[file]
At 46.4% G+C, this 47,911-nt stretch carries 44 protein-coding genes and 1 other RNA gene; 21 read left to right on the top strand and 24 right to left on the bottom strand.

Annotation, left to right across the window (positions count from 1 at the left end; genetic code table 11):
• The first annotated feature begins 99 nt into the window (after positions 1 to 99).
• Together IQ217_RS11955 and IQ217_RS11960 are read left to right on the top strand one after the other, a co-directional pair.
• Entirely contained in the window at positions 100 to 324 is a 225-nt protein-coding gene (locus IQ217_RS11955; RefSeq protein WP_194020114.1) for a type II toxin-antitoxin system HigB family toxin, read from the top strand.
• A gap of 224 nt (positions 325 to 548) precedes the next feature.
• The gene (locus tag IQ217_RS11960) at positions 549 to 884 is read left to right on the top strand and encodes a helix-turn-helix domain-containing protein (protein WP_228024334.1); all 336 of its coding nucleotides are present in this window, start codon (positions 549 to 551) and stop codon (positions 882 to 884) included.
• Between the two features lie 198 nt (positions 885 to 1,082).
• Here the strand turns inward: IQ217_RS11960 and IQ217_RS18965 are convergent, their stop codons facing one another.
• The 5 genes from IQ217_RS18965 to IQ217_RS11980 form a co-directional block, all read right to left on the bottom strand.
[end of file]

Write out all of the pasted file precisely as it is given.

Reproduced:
At 46.4% G+C, this 47,911-nt stretch carries 44 protein-coding genes and 1 other RNA gene; 21 read left to right on the top strand and 24 right to left on the bottom strand.

Annotation, left to right across the window (positions count from 1 at the left end; genetic code table 11):
• The first annotated feature begins 99 nt into the window (after positions 1 to 99).
• Together IQ217_RS11955 and IQ217_RS11960 are read left to right on the top strand one after the other, a co-directional pair.
• Entirely contained in the window at positions 100 to 324 is a 225-nt protein-coding gene (locus IQ217_RS11955; RefSeq protein WP_194020114.1) for a type II toxin-antitoxin system HigB family toxin, read from the top strand.
• A gap of 224 nt (positions 325 to 548) precedes the next feature.
• The gene (locus tag IQ217_RS11960) at positions 549 to 884 is read left to right on the top strand and encodes a helix-turn-helix domain-containing protein (protein WP_228024334.1); all 336 of its coding nucleotides are present in this window, start codon (positions 549 to 551) and stop codon (positions 882 to 884) included.
• Between the two features lie 198 nt (positions 885 to 1,082).
• Here the strand turns inward: IQ217_RS11960 and IQ217_RS18965 are convergent, their stop codons facing one another.
• The 5 genes from IQ217_RS18965 to IQ217_RS11980 form a co-directional block, all read right to left on the bottom strand.